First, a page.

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Session 2: Cultural Mapping as an opportunity for cultural, social and economic development in communities

Case studies by three experts with a special focus on how to empower communities through cultural mapping are presented in this section:


Ms. Rachel Guimbatan described the Ethnic Values in Ifugao Rice Terraces, Philippines and presented a community-based land use and management project incorporating indigenous systems and practices in restoring the Ifugao Rice Terrraces - a World Heritage Site in Danger. The project necessarily entails the identification and mapping of indigenous values and practices by the community members themselves and the project methodology emphasizes on holding a workshop for the community. The workshop activity in itself is an open forum where the communities work together. Consequently, the maps are drawn by the locals themselves based on memory and with the help of conventional basemaps and are written in the native dialect. As a piece of advice, the speaker highlighted the importance of relating well with the community members in the workshop activities and throughout the various stages of the project. Trust and confidence must be earned.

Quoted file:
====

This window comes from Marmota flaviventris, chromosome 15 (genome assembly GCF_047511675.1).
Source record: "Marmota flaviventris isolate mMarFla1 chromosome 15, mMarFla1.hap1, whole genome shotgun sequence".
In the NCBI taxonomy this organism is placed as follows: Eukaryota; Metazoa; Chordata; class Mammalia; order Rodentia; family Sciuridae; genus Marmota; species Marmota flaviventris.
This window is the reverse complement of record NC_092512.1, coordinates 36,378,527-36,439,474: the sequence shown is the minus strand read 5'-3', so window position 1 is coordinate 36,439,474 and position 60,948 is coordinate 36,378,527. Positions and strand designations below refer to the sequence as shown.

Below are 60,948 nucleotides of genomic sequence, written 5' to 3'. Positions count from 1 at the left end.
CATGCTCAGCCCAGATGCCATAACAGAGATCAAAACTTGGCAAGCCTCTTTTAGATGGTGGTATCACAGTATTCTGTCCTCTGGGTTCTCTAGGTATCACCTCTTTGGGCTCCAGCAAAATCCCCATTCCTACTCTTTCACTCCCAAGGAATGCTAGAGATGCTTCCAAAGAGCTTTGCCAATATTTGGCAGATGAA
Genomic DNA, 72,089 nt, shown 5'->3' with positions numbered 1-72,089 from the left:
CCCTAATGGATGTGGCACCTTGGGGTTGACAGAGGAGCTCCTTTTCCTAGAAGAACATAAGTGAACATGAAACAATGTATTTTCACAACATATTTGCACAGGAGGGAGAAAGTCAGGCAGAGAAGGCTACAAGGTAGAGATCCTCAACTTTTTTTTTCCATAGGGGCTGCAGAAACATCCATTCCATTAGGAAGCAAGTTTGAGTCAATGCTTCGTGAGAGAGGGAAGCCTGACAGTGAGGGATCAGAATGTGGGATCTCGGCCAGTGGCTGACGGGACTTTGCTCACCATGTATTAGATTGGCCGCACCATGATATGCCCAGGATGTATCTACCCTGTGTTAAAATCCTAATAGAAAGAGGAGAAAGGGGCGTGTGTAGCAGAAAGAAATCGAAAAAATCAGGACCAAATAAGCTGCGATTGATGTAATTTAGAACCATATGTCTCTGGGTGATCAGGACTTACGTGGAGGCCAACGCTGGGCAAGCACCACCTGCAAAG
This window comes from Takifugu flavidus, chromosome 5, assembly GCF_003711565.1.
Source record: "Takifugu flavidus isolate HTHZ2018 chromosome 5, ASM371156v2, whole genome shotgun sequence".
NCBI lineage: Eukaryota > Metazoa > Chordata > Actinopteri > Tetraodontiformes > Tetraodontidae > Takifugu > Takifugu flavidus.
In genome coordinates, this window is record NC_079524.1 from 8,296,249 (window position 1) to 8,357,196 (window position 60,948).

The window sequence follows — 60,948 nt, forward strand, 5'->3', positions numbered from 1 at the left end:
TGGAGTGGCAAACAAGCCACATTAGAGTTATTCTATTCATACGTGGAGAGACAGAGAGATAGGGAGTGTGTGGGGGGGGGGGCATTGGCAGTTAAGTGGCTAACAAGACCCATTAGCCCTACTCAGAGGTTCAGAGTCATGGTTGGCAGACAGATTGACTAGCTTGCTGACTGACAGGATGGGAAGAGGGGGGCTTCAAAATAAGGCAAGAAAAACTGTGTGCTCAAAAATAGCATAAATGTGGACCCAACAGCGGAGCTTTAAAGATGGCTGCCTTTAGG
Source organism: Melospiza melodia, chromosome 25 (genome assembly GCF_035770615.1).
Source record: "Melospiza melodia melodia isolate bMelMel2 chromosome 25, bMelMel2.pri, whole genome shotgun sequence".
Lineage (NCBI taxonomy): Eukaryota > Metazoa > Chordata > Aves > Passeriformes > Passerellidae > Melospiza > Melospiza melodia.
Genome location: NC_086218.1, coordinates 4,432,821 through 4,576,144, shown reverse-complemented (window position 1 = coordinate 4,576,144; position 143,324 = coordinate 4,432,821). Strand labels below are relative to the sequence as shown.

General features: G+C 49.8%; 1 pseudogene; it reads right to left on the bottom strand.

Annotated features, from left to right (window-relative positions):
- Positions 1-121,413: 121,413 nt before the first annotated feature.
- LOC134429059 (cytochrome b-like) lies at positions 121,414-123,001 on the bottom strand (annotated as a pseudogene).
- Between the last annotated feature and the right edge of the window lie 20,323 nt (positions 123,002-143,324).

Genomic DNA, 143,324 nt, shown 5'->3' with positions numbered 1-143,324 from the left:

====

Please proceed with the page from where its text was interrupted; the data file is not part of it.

Ms. Leigh Pentecost discussed about the NGO Girringun Aboriginal Corporation and its primary objectives which include the identification and protection of the nine tribal groups' tangible and intangible heritage. To improve the nature of the Aboriginal involvement in the management of their cultural heritage, GIS is effectively employed in the cultural heritage mapping process. The existing cultural heritage data (e.g. oral history recordings, values, old and contemporary heritage sites) traditionally owned by the local groups was integrated to the GIS database. In land use and environment management, GIS proves to be a powerful analytical tool as well. Aside from heritage database management, Girringun undertakes cultural heritage activities (e.g. site protection, archaeological surveys), develops partnerships with other land managers, and encourages participation of the traditional land owners.


Mr. Peter Poole provided an overview of the Local Earth Observation, an NGO training based in Amsterdam that uses maps for diverse purposes such as tenure, land claims, compensation for injustices, and others. More specifically, the speaker discussed in detail about the mapping projects in local communities at various regions of the world -- tenure mapping in the Arctic Region, ancestral domain mapping in Southeast Asia, managing traditional territories and boundaries in Africa, etc. He insisted that mapping is the means rather than ends. In the process of mapping, for instance, local awareness of land issues is reinforced and the local and territorial information base is elucidated.